Friday, June 15, 2007

06-07 Recap Continued

Game 5 - Ottawa 3, Pittsburgh 0

In what would emerge as something of a pattern, the Senators took advantage of their first opportunity to eliminate the opposition, turning a 3-1 series lead into a 4-1 series victory. The final victory could not have come in a more decisive manner; thoroughly deflated from their game 4 loss in which they put together their best possible performance but still failed to earn a win, the Pittsburgh Penguins did not put up much of a fight in allowing the Senators to advance.

Their own offensive performance was nothing to speak of - despite lengthy powerplays at the start of the game, including two 5-on-3s as the result of mental lapses on the Senators' part, earning delay of game penalties for shooting the puck over the glass twice in the first four minutes of play. But the Senators penalty killers and Emery in particular came up strong, denying any opportunity for the Penguins to gain momentum and instead frustrating them to the point of collapse.

The Senators left the first period unscathed with a tie match, but exploded in the middle frame to secure their second round berth. Dany Heatley broke the Senators goose-egg (and his own), by notching just his second goal of the playoffs early in the second on a power play goal. Third liners Antoine Vermette and Chris Kelly added goals in quick succession, including a beauty of a Vermette breakaway goal that saw him crash into netminder Fleury, but not before the puck decidedly crossed the line. In an intruiging story line, Kelly's third goal of the playoffs tied him for the Senators lead after one round, seemingly cementing certain observer's assertions that Kelly was due for a "Pisani-like" run.

The Penguins never really mounted much of an attack after the third goal crossed the line, all but ceding the series to the Senators before half the game had played out. The Senators played defensive hockey worthy of their next opponents in maintaining the lead and earning the victory. It was Emery's first career playoff shutout.

The most valuable players of the first round for the Senators were captain Daniel Alfredsson, defensive pairing Chris Phillips and Anton Volchenkov, and depth contributor and penalty-killer extraordinaire Chris Kelly.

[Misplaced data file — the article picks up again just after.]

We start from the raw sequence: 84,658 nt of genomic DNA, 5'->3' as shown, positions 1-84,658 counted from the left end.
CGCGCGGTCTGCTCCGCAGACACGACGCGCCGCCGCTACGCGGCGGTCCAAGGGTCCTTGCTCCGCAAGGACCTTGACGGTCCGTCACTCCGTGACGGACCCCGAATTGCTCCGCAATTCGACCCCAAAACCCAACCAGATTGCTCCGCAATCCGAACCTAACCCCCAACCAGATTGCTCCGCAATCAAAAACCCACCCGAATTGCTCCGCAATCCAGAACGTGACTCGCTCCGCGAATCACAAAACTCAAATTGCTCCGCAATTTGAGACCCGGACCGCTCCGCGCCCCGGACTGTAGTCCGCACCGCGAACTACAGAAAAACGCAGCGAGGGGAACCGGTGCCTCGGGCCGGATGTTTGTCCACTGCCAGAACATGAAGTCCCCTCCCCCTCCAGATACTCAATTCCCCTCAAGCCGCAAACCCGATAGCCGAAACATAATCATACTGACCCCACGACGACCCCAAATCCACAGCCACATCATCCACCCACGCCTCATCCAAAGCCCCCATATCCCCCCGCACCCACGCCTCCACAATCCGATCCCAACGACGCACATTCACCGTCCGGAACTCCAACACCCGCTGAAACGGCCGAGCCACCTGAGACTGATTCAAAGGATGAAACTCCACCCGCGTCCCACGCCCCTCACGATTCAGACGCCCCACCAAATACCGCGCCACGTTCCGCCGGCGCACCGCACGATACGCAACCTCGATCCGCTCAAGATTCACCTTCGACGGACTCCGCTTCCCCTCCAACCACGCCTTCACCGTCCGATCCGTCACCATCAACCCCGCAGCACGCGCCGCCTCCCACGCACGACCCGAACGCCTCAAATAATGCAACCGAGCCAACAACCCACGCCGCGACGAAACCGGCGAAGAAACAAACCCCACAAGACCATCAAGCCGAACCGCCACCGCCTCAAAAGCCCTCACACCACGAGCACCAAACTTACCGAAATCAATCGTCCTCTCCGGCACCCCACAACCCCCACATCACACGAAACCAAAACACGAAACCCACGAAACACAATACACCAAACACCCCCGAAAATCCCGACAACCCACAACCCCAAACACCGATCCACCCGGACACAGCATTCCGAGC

The Senators would have a couple of days to wait to determine their playoff opponent, but it was guaranteed to be one of the New York teams - New Jersey, New York Rangers, or, however unlikely, the New York Islanders. It was soon whittled to NJ and the Rangers before the Devils' six game triumph over Tampa Bay secured an Ottawa-NJ matchup.

The matchup presented some interesting challenges for the Senators. The first was obvious - after beating the "best player" in hockey (if not confirmed by his Art Ross trophy, it was by his Hart and Pearson awarded this week), they would face the best goaltender (again, if not confirmed by his regular season record-setting feats, then by his recent Vezina win) and the best defensive team in the East. They were also running to a red-hot Devils offense, with Scott Gomez, Brian Gionta and Zach Parise lighting the lamp at an unpredecented rate in the first round.

But there lied deeper intrigue in the slated series. The last time the Senators and Devils met in the post-season, it was during the Senators best (and most heartbreaking) campaign to date. The President's Trophy winning Senators met the dynastic Devils in the Eastern Conference Finals, and found themselves in a 3-1 hole before a game 5 victory on the back of Jason Spezza and game 6 win thanks to a Chris Phillips overtime goal found the Senators just one victory away from the Anaheim Mighty Ducks and the Stanley Cup Finals. Ottawa would lose the game with just minutes left, and watch on the sidelines as the Devils triumphed over the Mighty Ducks in seven games to take their third Stanley Cup. For veterans like Daniel Alfredsson, Chris Phillips and Wade Redden, no revenge could be sweeter than to defeat the Eastern Conference powerhouse that is the New Jersey Devils.

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